Aleph explores the interface between Judaism and science and studies the interactions between science and Judaism throughout history. Science is conceived broadly and includes the social sciences and the humanities. Likewise, the history of science is broadly construed within the journal's purview and includes the social and the cultural dimensions. Aleph also publishes studies on related subjects that allow a comparative view, such as the place of science in other cultures. It regularly includes full-length articles and brief communications, as well as notes on recently published books.
Aleph, which is an annual, is a joint publication of the Sidney M. Edelstein Center for the History of Science, Technology, and Medicine and the Institute for Jewish Studies, both at The Hebrew University, and Indiana University Press.
Plant and Animal Imports Into America
Aliens live among us. Thousands of species of nonnative flora and fauna have taken up residence within U.S. borders. Our lawns sprout African grasses, our roadsides flower with European weeds, and our homes harbor Asian, European, and African pests. Misguided enthusiasts deliberately introduced carp, kudzu, and starlings. And the American cowboy spread such alien life forms as cows, horses, tumbleweed, and anthrax, supplanting and supplementing the often unexpected ways "Native" Americans influenced the environment. Aliens in the Backyard recounts the origins and impacts of these and other nonindigenous species on our environment and pays overdue tribute to the resolve of nature to survive in the face of challenge and change. In considering the new home that imported species have made for themselves on the continent, John Leland departs from those environmentalists who universally decry the invasion of outsiders. Instead Leland finds that uncovering stories of alien arrivals and assimilation is a more intriguing—and ultimately more beneficial—endeavor. Mixing natural history with engaging anecdotes, Leland cuts through problematic myths coloring our grasp of the natural world and suggests that how these alien species have reshaped our landscape is now as much a part of our shared heritage as tales of our presidents and politics. Simultaneously he poses questions about which of our accepted icons are truly American (not apple pie or Kentucky bluegrass; not Idaho potatoes or Boston ivy). Leland's ode to survival reveals how plant and animal immigrants have made the country as much an environmental melting pot as its famed melding of human cultures, and he invites us to reconsider what it means to be American.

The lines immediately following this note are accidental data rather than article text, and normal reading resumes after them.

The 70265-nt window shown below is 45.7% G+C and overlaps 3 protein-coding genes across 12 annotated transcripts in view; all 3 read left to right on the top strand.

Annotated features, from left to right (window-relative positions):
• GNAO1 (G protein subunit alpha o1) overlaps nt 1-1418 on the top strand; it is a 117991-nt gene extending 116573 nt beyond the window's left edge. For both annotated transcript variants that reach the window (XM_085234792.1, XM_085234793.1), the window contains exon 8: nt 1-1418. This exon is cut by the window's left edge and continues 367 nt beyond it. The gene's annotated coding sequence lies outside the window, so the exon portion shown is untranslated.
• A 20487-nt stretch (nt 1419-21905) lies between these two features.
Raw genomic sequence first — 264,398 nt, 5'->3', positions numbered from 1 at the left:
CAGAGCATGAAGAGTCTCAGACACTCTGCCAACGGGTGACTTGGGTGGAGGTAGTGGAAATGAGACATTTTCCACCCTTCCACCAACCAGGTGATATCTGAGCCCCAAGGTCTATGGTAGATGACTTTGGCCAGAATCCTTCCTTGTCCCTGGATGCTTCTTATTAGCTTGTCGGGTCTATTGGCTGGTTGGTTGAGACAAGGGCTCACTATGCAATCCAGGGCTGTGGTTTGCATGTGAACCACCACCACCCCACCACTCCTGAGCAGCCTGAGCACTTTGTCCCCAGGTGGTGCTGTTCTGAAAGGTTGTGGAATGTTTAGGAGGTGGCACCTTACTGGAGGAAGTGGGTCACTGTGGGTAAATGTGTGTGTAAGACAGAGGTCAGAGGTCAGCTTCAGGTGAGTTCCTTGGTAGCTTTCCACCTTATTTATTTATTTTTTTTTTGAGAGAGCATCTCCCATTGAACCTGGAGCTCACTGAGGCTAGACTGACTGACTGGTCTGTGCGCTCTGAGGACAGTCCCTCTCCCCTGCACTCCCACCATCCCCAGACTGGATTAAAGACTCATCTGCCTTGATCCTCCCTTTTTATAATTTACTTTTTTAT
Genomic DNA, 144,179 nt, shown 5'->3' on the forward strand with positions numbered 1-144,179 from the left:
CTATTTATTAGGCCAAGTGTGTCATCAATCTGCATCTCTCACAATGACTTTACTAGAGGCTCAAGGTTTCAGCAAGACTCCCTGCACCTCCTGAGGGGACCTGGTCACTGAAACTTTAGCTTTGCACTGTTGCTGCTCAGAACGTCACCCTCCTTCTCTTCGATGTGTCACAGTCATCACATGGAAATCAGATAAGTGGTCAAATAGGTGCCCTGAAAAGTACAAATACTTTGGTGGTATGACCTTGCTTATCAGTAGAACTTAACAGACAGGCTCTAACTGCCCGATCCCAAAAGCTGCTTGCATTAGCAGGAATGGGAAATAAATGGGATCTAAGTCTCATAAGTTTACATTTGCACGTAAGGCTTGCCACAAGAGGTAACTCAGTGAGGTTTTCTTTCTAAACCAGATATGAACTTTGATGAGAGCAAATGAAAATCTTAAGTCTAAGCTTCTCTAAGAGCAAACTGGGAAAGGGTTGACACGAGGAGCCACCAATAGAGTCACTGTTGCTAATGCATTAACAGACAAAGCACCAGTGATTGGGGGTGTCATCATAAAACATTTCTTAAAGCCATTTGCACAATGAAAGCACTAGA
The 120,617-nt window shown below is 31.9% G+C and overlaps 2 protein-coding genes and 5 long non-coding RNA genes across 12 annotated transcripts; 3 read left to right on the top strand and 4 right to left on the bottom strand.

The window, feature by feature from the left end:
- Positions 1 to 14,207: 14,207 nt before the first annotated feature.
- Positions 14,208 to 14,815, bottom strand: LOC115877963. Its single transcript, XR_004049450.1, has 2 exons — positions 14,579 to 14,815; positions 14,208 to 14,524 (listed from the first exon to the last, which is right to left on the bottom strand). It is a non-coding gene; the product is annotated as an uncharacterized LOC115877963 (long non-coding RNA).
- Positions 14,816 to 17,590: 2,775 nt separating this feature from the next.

The Outer Banks of North Carolina